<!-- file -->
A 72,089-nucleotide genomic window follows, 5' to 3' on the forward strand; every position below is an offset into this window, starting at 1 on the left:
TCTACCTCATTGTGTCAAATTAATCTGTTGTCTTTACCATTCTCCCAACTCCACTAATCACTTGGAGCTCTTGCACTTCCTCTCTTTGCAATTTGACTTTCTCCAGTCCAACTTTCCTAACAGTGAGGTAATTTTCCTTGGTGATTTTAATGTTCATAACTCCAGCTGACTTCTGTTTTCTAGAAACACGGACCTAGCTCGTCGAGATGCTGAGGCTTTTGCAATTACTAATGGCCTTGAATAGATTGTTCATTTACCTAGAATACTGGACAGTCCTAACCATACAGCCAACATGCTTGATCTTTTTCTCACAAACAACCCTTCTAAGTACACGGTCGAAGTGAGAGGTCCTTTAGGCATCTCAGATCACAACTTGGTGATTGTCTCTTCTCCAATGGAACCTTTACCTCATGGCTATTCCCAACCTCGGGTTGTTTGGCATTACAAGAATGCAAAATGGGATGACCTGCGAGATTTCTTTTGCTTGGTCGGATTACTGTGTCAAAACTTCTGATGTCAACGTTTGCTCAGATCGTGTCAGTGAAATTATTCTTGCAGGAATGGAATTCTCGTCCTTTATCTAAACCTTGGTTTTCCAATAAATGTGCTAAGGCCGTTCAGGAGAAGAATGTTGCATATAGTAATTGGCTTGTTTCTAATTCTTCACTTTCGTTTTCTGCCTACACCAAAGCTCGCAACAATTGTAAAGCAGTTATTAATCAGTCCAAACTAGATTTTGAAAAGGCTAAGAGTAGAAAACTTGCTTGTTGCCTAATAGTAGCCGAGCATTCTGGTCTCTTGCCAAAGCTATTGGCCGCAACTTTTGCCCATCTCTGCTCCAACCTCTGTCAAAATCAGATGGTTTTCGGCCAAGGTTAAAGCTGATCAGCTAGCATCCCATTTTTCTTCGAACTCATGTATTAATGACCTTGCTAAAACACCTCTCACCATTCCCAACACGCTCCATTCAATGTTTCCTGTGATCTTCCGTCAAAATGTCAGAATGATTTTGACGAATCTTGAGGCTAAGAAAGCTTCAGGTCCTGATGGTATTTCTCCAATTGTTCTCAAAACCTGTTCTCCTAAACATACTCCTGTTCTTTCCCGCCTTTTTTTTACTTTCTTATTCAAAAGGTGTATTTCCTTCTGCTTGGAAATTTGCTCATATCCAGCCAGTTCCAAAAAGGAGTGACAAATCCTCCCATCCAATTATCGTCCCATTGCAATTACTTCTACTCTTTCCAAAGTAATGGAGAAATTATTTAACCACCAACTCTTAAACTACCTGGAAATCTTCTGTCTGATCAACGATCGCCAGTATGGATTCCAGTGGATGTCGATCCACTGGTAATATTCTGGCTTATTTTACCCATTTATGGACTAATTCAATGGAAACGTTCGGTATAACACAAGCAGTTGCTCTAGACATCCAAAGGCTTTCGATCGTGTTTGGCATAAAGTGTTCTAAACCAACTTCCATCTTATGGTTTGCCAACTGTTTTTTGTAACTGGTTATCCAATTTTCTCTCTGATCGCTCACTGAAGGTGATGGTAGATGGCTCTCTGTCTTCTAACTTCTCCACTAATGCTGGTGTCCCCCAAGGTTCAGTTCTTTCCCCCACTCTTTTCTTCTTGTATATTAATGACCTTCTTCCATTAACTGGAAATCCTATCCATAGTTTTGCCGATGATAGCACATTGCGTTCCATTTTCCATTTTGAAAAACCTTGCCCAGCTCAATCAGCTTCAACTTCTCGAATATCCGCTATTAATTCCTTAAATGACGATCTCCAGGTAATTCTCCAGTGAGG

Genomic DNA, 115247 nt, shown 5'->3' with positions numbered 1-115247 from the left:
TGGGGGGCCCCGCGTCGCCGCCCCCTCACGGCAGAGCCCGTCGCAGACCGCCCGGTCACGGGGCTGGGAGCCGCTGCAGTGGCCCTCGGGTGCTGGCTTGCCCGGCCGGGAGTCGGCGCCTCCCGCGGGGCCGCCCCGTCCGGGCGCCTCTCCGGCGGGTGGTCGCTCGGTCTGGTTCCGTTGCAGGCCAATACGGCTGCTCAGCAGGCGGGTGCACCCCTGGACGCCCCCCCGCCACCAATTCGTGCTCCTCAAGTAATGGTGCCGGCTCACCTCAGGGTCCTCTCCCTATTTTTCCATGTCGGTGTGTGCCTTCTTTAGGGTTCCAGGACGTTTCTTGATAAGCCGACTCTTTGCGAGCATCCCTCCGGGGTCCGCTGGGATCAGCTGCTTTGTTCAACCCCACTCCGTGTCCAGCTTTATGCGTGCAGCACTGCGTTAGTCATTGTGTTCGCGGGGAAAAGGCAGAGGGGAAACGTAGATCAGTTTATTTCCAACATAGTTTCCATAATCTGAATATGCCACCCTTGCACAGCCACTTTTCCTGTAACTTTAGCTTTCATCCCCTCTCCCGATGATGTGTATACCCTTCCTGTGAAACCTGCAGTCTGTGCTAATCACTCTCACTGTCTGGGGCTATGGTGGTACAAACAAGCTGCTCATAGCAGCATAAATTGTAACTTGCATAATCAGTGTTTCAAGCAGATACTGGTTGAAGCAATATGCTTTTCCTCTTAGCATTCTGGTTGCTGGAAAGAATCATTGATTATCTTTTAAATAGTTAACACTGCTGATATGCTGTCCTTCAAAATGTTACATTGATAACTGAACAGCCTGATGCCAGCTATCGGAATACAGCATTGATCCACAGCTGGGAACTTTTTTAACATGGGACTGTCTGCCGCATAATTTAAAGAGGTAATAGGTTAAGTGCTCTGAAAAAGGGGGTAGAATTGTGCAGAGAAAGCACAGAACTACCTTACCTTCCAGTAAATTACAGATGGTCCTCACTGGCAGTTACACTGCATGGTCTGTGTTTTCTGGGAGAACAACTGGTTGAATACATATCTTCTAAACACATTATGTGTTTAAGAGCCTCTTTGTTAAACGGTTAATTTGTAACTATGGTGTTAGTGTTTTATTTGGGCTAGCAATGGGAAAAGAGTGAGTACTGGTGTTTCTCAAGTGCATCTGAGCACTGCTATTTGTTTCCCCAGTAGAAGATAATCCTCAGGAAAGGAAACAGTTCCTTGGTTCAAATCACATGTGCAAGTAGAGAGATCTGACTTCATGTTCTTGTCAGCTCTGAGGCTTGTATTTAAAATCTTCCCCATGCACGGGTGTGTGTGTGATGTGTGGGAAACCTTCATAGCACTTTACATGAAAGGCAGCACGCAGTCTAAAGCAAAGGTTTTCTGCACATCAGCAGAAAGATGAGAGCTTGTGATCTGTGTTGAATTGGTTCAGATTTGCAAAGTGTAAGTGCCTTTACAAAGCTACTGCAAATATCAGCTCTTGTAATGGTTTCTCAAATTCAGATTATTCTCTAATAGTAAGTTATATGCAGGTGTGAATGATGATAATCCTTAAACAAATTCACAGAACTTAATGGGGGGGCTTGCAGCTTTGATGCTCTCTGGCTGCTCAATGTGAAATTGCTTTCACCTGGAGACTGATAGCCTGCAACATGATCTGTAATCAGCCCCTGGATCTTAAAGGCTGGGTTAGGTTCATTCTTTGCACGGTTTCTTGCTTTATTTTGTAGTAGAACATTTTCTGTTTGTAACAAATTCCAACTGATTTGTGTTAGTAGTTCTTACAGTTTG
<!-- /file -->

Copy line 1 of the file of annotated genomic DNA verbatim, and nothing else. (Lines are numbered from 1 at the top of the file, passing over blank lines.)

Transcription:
A 72,089-nucleotide genomic window follows, 5' to 3' on the forward strand; every position below is an offset into this window, starting at 1 on the left: